Friday night, PBS aired a 90-minute documentary about the making of the hit musical Hamilton. However, hit may be an understatement. With the cheapest tickets being $300 and each show being standing room only, phenomenon may be more appropriate. The beauty of this documentary, was not only the peek behind the curtain, but several clips of performances from both on and off the stage. This play, as you may have guessed, follows the life and political rise of the first Secretary of the Treasury. Hamilton was one of our founding fathers and one of two non-presidents to be featured on our bills. The other, of course, being Benjamin Franklin. This documentary explored the mind of Lin-Manuel Miranda (see previous post for why he should be president) as he wrote, prepared, and starred in Hamilton.
While most of us remember learning about the Revolutionary War, this presentation is completely unique. Miranda gives our founding fathers and their compatriots rhythm and soul and drops a beat for them to lay down some slick lines. (I know, I am the whitest person ever.) This documentary examines Lin-Manuel’s performance and gives the viewer a peek of the creative process that goes into writing a Broadway production. From researching content, to composing songs, to writing lines, Hamilton’s America dives into the creative process. This documentary is part of PBS’s Arts Fall Festival that comes on on Friday nights at 9/8c.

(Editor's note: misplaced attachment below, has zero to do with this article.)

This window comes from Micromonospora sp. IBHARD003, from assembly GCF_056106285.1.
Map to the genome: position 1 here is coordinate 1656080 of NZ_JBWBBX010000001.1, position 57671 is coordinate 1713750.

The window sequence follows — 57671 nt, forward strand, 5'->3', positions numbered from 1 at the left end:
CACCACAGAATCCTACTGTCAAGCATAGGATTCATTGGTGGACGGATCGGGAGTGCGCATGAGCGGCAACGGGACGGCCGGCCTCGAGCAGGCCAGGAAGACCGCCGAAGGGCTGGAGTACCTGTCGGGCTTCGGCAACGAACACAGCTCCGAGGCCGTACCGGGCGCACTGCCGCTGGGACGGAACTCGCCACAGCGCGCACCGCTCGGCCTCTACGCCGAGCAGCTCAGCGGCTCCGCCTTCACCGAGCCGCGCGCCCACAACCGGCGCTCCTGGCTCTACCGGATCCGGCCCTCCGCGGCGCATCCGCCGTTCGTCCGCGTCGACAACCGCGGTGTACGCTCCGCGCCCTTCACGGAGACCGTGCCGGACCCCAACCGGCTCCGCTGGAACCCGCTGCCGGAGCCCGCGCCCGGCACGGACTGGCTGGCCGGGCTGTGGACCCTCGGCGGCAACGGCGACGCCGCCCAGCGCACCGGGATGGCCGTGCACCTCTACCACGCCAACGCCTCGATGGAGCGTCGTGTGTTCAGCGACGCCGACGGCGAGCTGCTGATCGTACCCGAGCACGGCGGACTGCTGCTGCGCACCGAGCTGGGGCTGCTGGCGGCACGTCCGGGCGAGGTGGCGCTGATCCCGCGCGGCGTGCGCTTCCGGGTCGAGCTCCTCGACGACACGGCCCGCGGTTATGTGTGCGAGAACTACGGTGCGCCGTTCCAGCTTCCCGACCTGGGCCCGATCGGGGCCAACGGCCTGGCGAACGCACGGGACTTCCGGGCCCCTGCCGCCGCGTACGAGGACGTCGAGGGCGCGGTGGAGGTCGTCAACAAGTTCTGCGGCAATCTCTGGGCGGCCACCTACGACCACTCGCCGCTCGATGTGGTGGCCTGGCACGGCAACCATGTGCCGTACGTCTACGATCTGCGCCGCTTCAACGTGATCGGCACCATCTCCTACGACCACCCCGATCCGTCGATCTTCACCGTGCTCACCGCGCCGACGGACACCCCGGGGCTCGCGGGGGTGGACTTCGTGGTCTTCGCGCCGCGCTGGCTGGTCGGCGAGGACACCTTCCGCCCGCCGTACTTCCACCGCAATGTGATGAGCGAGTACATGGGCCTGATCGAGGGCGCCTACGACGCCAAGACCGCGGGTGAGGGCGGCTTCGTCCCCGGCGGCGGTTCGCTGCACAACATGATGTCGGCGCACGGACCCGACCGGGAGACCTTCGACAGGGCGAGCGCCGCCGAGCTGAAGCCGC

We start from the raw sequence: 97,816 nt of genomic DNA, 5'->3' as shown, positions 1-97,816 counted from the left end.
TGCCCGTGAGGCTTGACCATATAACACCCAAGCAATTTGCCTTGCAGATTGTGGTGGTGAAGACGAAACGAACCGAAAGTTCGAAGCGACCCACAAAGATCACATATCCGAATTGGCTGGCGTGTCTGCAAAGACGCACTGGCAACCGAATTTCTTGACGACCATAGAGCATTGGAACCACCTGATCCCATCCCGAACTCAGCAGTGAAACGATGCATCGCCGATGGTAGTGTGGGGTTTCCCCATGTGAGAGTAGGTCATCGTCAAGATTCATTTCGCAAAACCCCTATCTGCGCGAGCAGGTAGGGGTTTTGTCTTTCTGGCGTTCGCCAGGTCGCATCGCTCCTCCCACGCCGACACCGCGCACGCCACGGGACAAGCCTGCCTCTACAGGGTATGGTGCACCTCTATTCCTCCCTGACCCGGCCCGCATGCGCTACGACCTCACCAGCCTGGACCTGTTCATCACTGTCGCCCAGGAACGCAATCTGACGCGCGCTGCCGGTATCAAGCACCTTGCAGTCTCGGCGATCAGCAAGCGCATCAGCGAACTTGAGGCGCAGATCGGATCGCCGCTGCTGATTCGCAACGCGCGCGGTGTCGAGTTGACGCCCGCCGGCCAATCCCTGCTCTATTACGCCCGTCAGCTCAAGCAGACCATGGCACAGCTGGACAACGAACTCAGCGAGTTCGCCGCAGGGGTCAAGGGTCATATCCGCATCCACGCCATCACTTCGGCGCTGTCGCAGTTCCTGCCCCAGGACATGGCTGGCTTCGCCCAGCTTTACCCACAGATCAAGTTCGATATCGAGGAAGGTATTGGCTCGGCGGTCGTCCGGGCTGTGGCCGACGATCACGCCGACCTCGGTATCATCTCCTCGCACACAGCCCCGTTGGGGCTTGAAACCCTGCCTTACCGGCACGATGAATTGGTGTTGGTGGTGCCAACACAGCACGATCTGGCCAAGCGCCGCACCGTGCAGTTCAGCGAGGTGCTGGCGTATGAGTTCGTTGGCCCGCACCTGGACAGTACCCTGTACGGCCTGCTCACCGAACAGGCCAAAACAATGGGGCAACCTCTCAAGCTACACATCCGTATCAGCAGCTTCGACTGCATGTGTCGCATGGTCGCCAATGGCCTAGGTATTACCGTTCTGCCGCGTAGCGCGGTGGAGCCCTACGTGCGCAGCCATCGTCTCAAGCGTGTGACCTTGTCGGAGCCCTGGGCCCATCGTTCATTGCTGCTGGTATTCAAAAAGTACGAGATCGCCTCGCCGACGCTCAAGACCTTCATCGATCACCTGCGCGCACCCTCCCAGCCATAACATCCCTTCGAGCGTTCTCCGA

The idea for a hip hop retelling of Alexander Hamilton’s life came to Miranda when he was on vacation reading a Hamilton biography. From there, it took him two years to write two songs. Miranda explored the landmarks of Alexander Hamilton and Aaron Burr’s lives, as well as Mount Vernon and Monticello. This allowed him to fully grasp the character of these men who would be central figures in the show. Miranda wasn’t the only to visit historic sites. Several cast members studied the lives of their characters so they can correctly portray the founding fathers.
Not only does the documentary explore the making of the stage play, it explores the impact of Hamilton himself. Notable appearances include biographers, politicians, and historians. These people explain what they think of Hamilton and how he helped shape the country to what is is today. From creating governmental agencies, to talking his way out of duels, Alexander Hamilton was unique to say the least. As a poor immigrant who rose to the second highest office in the land, Hamilton personifies the American Dream to rise above your station and make your own path to greatness.
The documentary is informational regarding both Broadway life now and the history of our nation. It runs 1 hour 22 minutes and is available on PBS’s website here. If you are a history buff or just enjoy the theatre, this is definitely worth the watch.
Hamilton Personal Takeaway:
As someone who has been listening to the Hamilton soundtrack on repeat for two weeks straight (no shame), it was fantastic to actually get to see what I’ve been hearing. I love documentaries because, ever since I was little, I always want to know the story behind what’s going on. This included the research Lin-Manuel Miranda undertook in his writing of the play and so the history nerd side of me was satisfied as well. Not to mention, Lin’s live tweeting and my texting with a friend in NYC while watching added to the experience. If you are interested in history, documentaries, Broadway, or any combination of the three, this is a must watch.